While Bruno Boucard, Thomas Pierrain, and I were preparing our DDDEurope 2019 workshop, we discussed how to approach Example Mapping. For the workshop, we were combining EventStorming and Example Mapping to go from problem space to solution space. The way I have been approaching Example Mapping was slightly different then Thomas and Bruno did. Mine followed up more on EventStorming, standing in front of a wall storming examples first with stickies. Bruno and Thomas do it the way that was described byMatt Wynne from cucumber, standing in a group around a table, starting with a user story and one rule written on index cards. So we began to discuss in short what these difference are, and what the trade-off was when we did these. In this post, I will explain the different heuristics on approaching Example Mapping in this post.(more…)
In my previous post, I discussed why we want to write software with empathy in mind; software that is understandable for peers. For us to create software with empathy in mind, we need to create a shared understanding of the users’ needs; the needs we are trying to satisfy with our software. Practices like Domain Driven Design (DDD) and Behaviour Driven Development (BDD) can help us achieve this. By using Feature Mapping (a technique from BDD) and improving this with Event Storming (a technique from DDD), we can create executable specifications and a model for our business needs at the same time. This way, we can write software and tests that match the shared understanding the business has, which enables us to ship more value faster.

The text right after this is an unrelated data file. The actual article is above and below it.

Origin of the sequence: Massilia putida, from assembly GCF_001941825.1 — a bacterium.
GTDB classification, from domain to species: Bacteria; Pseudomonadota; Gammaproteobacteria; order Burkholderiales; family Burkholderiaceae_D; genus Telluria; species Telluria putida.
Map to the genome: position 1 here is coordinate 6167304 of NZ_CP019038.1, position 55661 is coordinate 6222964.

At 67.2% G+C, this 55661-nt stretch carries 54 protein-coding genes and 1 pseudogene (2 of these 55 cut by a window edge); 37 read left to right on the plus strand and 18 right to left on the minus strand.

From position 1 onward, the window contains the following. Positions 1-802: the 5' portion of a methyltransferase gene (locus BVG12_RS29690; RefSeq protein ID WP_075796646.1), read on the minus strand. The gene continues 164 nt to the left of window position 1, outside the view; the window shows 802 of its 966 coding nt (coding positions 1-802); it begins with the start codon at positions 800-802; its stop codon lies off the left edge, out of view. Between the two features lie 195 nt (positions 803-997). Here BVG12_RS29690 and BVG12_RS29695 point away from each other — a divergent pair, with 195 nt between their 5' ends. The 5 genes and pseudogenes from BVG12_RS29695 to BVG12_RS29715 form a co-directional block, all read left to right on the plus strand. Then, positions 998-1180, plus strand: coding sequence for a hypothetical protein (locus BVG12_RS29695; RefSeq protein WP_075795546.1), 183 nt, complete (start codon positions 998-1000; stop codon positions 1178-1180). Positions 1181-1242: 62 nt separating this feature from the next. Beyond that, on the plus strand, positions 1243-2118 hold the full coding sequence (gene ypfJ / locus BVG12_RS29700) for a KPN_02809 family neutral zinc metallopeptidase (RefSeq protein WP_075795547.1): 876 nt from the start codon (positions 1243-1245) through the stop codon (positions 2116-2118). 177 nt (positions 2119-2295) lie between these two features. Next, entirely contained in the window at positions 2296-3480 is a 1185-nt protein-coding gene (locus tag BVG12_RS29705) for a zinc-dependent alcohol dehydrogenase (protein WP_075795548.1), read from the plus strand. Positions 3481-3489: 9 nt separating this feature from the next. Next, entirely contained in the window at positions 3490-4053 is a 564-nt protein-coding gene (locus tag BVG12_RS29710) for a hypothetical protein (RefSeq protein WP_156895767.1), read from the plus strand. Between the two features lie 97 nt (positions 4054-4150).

One of the biggest challenges as engineers is to write working software and also keep an extensive documentation. Most engineers hate writing documentation, and after they published documentation on a wiki it will die a lonely death. We want to strive for writing a Living Documentation in an Ubiquitous Language. Practices like Domain Driven Design (DDD) and Behaviour Driven Development (BDD) can help you achieve this. Especially when we start writing code, it is really important for the quality of our software to start with tests describing what your application does. We want to write software with empathy in mind, software that is understandable for peers. While software developers are beginning to use the language of the domain (business language) more in their application code, most tests still contain a lot of technical language.
The practise of Behaviour Driven Development (BDD), and using tooling to support this like cucumber, has inspired many posts and talks. The recurring questions are predominantly about how teams and people pull these tools out of its collaboration context, and bring it into the test automation context. Cucumber’s post might perhaps be one of the best on this topic,
Last year I started giving talks about BDD based on my own experiences. One pitfall that always seems to pop up, at least in the Netherlands, is about imperative versus declarative (or implementation vs intention).